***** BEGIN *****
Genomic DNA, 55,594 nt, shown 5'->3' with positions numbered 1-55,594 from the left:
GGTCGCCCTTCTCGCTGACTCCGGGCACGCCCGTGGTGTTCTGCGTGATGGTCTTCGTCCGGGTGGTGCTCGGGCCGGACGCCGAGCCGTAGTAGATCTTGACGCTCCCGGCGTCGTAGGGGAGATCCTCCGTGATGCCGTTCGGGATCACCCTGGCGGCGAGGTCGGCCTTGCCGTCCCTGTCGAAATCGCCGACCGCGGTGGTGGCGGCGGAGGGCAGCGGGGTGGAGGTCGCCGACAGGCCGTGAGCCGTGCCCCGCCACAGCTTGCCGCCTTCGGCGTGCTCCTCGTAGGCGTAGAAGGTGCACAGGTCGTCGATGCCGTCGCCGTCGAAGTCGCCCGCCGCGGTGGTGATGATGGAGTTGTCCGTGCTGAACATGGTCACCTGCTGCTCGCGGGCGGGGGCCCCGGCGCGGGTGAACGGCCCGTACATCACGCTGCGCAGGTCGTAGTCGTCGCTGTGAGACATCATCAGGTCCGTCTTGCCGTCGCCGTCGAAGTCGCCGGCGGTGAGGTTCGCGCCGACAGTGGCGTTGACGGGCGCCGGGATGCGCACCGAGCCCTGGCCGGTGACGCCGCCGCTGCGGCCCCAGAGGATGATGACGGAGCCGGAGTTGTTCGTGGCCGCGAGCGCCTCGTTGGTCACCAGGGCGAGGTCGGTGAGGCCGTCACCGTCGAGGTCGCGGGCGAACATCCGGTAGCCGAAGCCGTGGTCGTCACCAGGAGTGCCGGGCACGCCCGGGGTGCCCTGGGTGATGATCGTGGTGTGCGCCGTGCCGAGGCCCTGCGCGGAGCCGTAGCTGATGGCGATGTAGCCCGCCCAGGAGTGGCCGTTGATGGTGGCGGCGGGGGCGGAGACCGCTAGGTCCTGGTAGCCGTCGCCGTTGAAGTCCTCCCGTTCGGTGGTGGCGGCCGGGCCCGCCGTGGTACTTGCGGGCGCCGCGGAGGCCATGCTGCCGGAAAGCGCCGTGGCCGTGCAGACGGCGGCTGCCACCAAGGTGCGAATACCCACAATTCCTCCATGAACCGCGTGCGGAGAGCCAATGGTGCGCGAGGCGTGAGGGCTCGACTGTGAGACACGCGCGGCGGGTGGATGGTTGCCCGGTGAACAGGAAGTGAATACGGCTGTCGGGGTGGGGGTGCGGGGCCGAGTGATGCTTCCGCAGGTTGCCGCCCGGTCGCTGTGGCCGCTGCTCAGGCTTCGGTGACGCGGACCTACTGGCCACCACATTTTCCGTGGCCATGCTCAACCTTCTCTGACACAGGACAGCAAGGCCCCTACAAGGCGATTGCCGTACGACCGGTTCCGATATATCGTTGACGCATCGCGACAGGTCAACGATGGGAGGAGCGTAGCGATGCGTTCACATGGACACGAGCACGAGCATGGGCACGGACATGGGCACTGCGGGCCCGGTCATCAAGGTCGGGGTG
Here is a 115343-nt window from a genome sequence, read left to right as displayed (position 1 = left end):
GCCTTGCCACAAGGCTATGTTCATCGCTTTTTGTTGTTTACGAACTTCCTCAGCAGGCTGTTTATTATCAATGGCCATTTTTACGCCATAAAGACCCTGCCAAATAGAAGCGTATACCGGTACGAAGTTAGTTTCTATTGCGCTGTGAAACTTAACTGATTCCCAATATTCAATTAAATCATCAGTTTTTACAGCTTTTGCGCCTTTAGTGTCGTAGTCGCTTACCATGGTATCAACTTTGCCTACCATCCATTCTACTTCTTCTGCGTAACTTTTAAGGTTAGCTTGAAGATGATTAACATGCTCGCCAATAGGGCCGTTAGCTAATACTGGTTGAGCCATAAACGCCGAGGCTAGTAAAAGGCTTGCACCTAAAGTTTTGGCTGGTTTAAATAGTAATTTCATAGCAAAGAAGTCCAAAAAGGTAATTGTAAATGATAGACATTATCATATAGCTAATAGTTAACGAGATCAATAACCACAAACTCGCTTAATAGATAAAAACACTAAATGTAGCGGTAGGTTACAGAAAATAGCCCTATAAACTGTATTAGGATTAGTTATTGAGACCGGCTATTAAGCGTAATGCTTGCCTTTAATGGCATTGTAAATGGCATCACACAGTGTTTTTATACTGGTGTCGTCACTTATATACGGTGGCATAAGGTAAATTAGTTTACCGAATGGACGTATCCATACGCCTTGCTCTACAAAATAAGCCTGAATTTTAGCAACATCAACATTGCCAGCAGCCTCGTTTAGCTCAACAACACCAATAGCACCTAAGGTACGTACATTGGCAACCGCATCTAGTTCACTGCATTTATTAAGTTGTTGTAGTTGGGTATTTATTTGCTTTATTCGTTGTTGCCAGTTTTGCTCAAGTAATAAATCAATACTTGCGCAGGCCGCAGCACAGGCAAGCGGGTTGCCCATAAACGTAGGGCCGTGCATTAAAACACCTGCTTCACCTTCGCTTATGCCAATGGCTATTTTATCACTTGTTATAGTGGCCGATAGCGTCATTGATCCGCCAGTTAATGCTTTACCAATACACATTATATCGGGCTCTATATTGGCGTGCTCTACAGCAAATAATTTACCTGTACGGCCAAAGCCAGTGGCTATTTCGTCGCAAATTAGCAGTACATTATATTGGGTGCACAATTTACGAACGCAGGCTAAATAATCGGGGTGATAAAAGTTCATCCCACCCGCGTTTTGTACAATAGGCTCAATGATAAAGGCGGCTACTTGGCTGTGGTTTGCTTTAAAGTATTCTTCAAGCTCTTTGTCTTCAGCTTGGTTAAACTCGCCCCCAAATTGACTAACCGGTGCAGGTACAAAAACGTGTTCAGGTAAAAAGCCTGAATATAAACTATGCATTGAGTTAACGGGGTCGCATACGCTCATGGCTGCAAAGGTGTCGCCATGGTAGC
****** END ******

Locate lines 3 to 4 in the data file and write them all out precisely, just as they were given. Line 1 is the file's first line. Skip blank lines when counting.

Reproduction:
Here is a 115343-nt window from a genome sequence, read left to right as displayed (position 1 = left end):
GCCTTGCCACAAGGCTATGTTCATCGCTTTTTGTTGTTTACGAACTTCCTCAGCAGGCTGTTTATTATCAATGGCCATTTTTACGCCATAAAGACCCTGCCAAATAGAAGCGTATACCGGTACGAAGTTAGTTTCTATTGCGCTGTGAAACTTAACTGATTCCCAATATTCAATTAAATCATCAGTTTTTACAGCTTTTGCGCCTTTAGTGTCGTAGTCGCTTACCATGGTATCAACTTTGCCTACCATCCATTCTACTTCTTCTGCGTAACTTTTAAGGTTAGCTTGAAGATGATTAACATGCTCGCCAATAGGGCCGTTAGCTAATACTGGTTGAGCCATAAACGCCGAGGCTAGTAAAAGGCTTGCACCTAAAGTTTTGGCTGGTTTAAATAGTAATTTCATAGCAAAGAAGTCCAAAAAGGTAATTGTAAATGATAGACATTATCATATAGCTAATAGTTAACGAGATCAATAACCACAAACTCGCTTAATAGATAAAAACACTAAATGTAGCGGTAGGTTACAGAAAATAGCCCTATAAACTGTATTAGGATTAGTTATTGAGACCGGCTATTAAGCGTAATGCTTGCCTTTAATGGCATTGTAAATGGCATCACACAGTGTTTTTATACTGGTGTCGTCACTTATATACGGTGGCATAAGGTAAATTAGTTTACCGAATGGACGTATCCATACGCCTTGCTCTACAAAATAAGCCTGAATTTTAGCAACATCAACATTGCCAGCAGCCTCGTTTAGCTCAACAACACCAATAGCACCTAAGGTACGTACATTGGCAACCGCATCTAGTTCACTGCATTTATTAAGTTGTTGTAGTTGGGTATTTATTTGCTTTATTCGTTGTTGCCAGTTTTGCTCAAGTAATAAATCAATACTTGCGCAGGCCGCAGCACAGGCAAGCGGGTTGCCCATAAACGTAGGGCCGTGCATTAAAACACCTGCTTCACCTTCGCTTATGCCAATGGCTATTTTATCACTTGTTATAGTGGCCGATAGCGTCATTGATCCGCCAGTTAATGCTTTACCAATACACATTATATCGGGCTCTATATTGGCGTGCTCTACAGCAAATAATTTACCTGTACGGCCAAAGCCAGTGGCTATTTCGTCGCAAATTAGCAGTACATTATATTGGGTGCACAATTTACGAACGCAGGCTAAATAATCGGGGTGATAAAAGTTCATCCCACCCGCGTTTTGTACAATAGGCTCAATGATAAAGGCGGCTACTTGGCTGTGGTTTGCTTTAAAGTATTCTTCAAGCTCTTTGTCTTCAGCTTGGTTAAACTCGCCCCCAAATTGACTAACCGGTGCAGGTACAAAAACGTGTTCAGGTAAAAAGCCTGAATATAAACTATGCATTGAGTTAACGGGGTCGCATACGCTCATGGCTGCAAAGGTGTCGCCATGGTAGC